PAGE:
Joe Romano Goes From Foie Gras to Chicken Wings

How the successful chef escaped fine dining for PT’s

Photo by Jon Estrada

Photo by Jon Estrada

In many ways, Joe Romano’s career has followed the traditional trajectory of a successful chef. After graduating the Culinary Institute of America in 1992, he secured a job with celebrity chef Charlie Palmer. Over the next eight years, Romano rose through the ranks of Palmer’s organization in New York and Florida before relocating to Las Vegas to open Aureole in Mandalay Bay as executive chef. He went on to open his own restaurant, JW’s Tavern, in the Rio, only to sell it shortly thereafter. Then, 10 years ago, he landed a position as corporate executive chef for a major restaurant group for which he now oversees 43 restaurants in Southern Nevada as that company’s vice president of operations. It’s a classic success story.

What makes Romano’s tale a little different, however, is where the former fine-dining chef is currently working: PT’s Entertainment Group, owners of those local video-poker watering holes, as well as Sierra Gold taverns.

Romano says the career shift was motivated by a desire to touch the lives (and palates) of more people than the select few who could afford Aureole’s $167-a-person check average. “You realize you are only touching 10 percent of the population,” he says of his life in fine dining. “It’s way out of the average person’s reach.”

In the midst of fielding various fine-dining offers, he was contacted by Steve Arcana and Blake Sartini of PT’s parent company, Golden Gaming, who offered him the executive chef position. In addition to a wider audience, Romano was attracted by the hours, which were a lot more reasonable than the brutal workweeks required at most high-end restaurants.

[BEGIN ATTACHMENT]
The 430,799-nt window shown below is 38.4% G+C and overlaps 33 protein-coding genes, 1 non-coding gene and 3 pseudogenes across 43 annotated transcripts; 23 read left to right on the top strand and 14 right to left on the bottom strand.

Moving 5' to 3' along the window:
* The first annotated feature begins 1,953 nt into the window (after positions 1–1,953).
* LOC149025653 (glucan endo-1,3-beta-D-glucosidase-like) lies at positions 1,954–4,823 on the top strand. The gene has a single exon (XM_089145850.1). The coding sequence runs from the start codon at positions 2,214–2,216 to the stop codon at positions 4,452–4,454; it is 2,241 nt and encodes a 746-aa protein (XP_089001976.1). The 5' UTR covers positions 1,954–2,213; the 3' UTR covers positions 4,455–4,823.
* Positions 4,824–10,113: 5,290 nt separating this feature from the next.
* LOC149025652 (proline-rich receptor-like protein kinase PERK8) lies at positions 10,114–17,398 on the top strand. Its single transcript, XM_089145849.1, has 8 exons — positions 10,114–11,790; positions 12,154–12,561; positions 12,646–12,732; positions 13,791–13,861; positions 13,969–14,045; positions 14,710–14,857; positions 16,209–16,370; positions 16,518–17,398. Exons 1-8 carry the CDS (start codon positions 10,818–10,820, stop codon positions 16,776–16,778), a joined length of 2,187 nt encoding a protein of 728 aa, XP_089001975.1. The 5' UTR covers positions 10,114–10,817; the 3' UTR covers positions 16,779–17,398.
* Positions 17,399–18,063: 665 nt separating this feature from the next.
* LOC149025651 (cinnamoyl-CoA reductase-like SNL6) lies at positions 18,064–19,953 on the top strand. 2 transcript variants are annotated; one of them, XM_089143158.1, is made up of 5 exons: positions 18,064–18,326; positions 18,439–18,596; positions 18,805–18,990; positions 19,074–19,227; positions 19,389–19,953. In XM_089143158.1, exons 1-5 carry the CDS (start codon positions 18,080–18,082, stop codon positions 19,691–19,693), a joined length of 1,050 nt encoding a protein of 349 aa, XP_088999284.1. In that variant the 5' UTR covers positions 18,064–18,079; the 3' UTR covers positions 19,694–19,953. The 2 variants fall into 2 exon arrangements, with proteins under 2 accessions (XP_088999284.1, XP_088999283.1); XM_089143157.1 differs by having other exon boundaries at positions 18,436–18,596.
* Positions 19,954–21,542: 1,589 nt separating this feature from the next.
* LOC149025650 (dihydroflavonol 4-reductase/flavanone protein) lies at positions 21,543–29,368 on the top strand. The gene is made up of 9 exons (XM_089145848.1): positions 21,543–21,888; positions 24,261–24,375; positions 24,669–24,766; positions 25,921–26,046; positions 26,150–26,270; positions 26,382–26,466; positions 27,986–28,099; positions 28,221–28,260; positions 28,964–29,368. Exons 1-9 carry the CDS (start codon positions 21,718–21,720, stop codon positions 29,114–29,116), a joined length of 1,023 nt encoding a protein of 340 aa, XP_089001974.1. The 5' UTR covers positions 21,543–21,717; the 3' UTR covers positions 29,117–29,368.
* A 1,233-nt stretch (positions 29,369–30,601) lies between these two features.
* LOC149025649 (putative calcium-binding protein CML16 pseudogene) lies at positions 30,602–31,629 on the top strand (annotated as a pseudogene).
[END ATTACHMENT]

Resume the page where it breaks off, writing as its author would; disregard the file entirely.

“Honestly,” he says now, “I thought, ‘Wow. I’ve got two kids. This would be a great job to get into. How hard could it be?’” He soon learned that even bar staples such as chicken wings would prove a lot more challenging than he expected.

“It took about a year and a half to develop a wing that we, as a company, were happy with,” he says. “Because you think chicken wings are chicken wings. You throw them in a fryer. But that’s not necessarily the case. To get a wing that’s really crispy, that you can coat with a sauce and that still stays crispy, is very difficult.”

He says perfecting the pizza took just as long, because of owner Sartini’s exacting standards. “The expectations that Blake has for food, his passion rivals half the big-time executive chefs who have all these major restaurants all over the country,” he says. “He wants to be the best.”

Romano still gets to create higher-end food at the company’s three Pahrump casinos. And he’s introduced dishes such as sesame-crusted ahi, gourmet sliders and rice bowls to the PT’s and Sierra Gold menus. But he says one fine-dining lesson he learned transcends price point and cuisine.

“We treat our patrons like guests,” he says. “There are tons of choices for people to go to. Why are they gonna choose us over somebody else? It’s how we take care of them.”


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